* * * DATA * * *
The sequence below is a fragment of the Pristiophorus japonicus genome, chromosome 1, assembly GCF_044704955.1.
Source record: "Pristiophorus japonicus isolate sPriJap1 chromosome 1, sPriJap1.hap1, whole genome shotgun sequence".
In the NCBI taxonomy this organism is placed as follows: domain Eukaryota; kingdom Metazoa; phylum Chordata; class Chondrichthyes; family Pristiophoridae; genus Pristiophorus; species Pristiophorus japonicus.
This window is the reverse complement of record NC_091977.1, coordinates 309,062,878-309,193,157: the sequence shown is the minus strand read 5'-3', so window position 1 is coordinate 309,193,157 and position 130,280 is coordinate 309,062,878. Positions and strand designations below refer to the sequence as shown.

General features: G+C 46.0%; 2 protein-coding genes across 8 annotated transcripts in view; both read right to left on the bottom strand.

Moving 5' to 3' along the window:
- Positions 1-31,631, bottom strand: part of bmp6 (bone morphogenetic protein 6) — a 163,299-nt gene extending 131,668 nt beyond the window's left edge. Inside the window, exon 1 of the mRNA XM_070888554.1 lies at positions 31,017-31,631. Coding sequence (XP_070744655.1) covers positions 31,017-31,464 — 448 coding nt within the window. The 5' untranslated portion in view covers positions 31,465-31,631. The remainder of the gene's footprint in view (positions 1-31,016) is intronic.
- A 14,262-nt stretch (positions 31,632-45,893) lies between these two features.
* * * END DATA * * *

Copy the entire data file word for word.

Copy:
The sequence below is a fragment of the Pristiophorus japonicus genome, chromosome 1, assembly GCF_044704955.1.
Source record: "Pristiophorus japonicus isolate sPriJap1 chromosome 1, sPriJap1.hap1, whole genome shotgun sequence".
In the NCBI taxonomy this organism is placed as follows: domain Eukaryota; kingdom Metazoa; phylum Chordata; class Chondrichthyes; family Pristiophoridae; genus Pristiophorus; species Pristiophorus japonicus.
This window is the reverse complement of record NC_091977.1, coordinates 309,062,878-309,193,157: the sequence shown is the minus strand read 5'-3', so window position 1 is coordinate 309,193,157 and position 130,280 is coordinate 309,062,878. Positions and strand designations below refer to the sequence as shown.

General features: G+C 46.0%; 2 protein-coding genes across 8 annotated transcripts in view; both read right to left on the bottom strand.

Moving 5' to 3' along the window:
- Positions 1-31,631, bottom strand: part of bmp6 (bone morphogenetic protein 6) — a 163,299-nt gene extending 131,668 nt beyond the window's left edge. Inside the window, exon 1 of the mRNA XM_070888554.1 lies at positions 31,017-31,631. Coding sequence (XP_070744655.1) covers positions 31,017-31,464 — 448 coding nt within the window. The 5' untranslated portion in view covers positions 31,465-31,631. The remainder of the gene's footprint in view (positions 1-31,016) is intronic.
- A 14,262-nt stretch (positions 31,632-45,893) lies between these two features.